Sinking organic particles (marine snow) export carbon from the photic zone. The profile of remineralization of sinking particles profoundly affects the residence time of biological carbon storage in the ocean, and hence atmospheric CO2Mechanistic understanding of the microbial degradation of sinking particles is still very limited, and models used to make climate projections still use simple and questionable empirical functions to represent this process. Through careful and quantitative experimentation, we are revealing important underlying mechanisms and developing new prognostic models. For decades, particles have been known to foster microenvironments that could affect bulk ocean chemistry, but they traditionally remained a black box often invoked when bulk observations did not match theory. To open the black box of marine snow, we want to understand (i) where the highly localized depletion of O2 occurs in particles that slows remineralization and permits denitrification, (ii) how the ability to swim and/or respond to chemical gradients (chemotaxis) controls carbon consumption, and (iii) what the biogeochemical effects of particle-based biological activity are.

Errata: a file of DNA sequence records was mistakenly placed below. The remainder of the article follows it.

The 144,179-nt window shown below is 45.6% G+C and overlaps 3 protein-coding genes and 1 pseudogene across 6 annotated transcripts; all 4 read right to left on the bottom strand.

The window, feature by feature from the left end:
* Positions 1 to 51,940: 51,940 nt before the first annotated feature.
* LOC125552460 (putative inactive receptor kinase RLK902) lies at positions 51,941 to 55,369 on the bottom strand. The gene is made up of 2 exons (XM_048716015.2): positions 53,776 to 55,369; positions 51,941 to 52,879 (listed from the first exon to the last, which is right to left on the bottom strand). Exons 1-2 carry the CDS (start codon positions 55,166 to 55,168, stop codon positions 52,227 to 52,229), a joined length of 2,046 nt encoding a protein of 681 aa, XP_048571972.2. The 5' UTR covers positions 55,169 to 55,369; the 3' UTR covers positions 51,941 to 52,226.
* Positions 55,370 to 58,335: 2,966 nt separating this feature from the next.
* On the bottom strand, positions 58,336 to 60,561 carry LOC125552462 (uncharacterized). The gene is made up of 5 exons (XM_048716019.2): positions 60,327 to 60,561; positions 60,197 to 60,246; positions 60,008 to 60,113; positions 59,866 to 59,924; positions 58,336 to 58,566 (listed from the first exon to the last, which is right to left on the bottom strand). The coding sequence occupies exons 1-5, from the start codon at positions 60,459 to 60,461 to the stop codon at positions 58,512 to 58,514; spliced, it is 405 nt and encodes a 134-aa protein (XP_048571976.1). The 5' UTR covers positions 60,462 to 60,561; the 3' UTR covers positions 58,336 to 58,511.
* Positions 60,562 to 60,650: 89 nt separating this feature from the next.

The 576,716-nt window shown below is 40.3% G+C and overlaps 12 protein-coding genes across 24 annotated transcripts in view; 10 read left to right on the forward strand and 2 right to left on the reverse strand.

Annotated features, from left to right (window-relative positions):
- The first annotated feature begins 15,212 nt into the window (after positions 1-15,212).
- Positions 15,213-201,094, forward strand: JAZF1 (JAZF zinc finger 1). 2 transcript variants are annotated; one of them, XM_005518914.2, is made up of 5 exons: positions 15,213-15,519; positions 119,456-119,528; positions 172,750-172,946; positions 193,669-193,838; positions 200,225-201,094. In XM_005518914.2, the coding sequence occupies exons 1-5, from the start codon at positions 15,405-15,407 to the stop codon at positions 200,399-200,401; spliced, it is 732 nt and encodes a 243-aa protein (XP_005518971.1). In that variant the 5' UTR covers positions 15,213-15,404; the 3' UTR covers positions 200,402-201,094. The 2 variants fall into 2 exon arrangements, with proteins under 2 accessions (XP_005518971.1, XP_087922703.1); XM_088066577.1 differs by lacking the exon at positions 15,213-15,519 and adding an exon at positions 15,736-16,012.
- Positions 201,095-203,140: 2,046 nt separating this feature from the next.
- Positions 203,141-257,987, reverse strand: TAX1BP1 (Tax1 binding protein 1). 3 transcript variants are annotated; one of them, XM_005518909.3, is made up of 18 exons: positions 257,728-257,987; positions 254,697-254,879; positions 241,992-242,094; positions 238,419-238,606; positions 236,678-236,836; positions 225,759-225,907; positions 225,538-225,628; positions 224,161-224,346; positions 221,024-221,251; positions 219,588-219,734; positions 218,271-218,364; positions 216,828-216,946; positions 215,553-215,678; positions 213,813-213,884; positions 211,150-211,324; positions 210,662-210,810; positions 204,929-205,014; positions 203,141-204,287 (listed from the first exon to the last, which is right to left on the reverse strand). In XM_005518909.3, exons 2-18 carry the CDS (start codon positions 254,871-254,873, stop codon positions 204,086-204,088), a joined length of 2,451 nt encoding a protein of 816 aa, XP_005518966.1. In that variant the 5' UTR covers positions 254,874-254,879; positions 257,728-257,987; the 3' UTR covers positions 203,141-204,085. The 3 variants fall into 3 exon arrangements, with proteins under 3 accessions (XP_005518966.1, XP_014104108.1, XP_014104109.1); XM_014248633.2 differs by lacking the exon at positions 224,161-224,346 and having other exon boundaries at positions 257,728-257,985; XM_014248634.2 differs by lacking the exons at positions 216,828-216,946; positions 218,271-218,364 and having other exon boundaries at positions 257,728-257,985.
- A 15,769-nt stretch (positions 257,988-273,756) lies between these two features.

We’ve designed quite a few different devices to investigate how marine particles operate in the ocean. The nuts and bolts are: (1) manufacture a particle suspended with marine organisms and possibly some chemical reporters, (2) sandwich the particle between glass slides to hold it in place under the microscope, and (3) flow seawater around the particle at the rate it would be sinking in the ocean to mimic real world dynamics. Our systems are highly modular and can be applied for a great many outstanding questions in the realm of marine particle biogeochemistry.

Read more about these topics by Borer et al. (2022) and Ciccarese et al. (2023).